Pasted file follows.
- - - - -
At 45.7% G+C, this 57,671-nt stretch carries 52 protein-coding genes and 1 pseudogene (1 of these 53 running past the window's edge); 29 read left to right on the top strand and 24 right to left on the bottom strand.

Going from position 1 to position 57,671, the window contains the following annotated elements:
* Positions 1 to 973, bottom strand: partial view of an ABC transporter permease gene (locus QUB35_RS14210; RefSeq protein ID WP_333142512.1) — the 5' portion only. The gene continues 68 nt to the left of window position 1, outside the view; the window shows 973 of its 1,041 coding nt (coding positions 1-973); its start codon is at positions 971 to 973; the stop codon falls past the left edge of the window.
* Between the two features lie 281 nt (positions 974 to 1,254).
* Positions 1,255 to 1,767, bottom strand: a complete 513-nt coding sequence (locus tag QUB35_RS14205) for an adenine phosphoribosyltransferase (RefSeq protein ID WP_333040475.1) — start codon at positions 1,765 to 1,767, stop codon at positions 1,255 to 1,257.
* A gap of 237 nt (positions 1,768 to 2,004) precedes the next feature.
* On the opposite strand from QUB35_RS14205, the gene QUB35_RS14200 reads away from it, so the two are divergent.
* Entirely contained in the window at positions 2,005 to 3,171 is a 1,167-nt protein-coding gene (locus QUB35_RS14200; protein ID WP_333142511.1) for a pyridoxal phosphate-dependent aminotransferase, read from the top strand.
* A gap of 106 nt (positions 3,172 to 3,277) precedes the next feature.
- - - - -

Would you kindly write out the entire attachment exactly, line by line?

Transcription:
At 45.7% G+C, this 57,671-nt stretch carries 52 protein-coding genes and 1 pseudogene (1 of these 53 running past the window's edge); 29 read left to right on the top strand and 24 right to left on the bottom strand.

Going from position 1 to position 57,671, the window contains the following annotated elements:
* Positions 1 to 973, bottom strand: partial view of an ABC transporter permease gene (locus QUB35_RS14210; RefSeq protein ID WP_333142512.1) — the 5' portion only. The gene continues 68 nt to the left of window position 1, outside the view; the window shows 973 of its 1,041 coding nt (coding positions 1-973); its start codon is at positions 971 to 973; the stop codon falls past the left edge of the window.
* Between the two features lie 281 nt (positions 974 to 1,254).
* Positions 1,255 to 1,767, bottom strand: a complete 513-nt coding sequence (locus tag QUB35_RS14205) for an adenine phosphoribosyltransferase (RefSeq protein ID WP_333040475.1) — start codon at positions 1,765 to 1,767, stop codon at positions 1,255 to 1,257.
* A gap of 237 nt (positions 1,768 to 2,004) precedes the next feature.
* On the opposite strand from QUB35_RS14205, the gene QUB35_RS14200 reads away from it, so the two are divergent.
* Entirely contained in the window at positions 2,005 to 3,171 is a 1,167-nt protein-coding gene (locus QUB35_RS14200; protein ID WP_333142511.1) for a pyridoxal phosphate-dependent aminotransferase, read from the top strand.
* A gap of 106 nt (positions 3,172 to 3,277) precedes the next feature.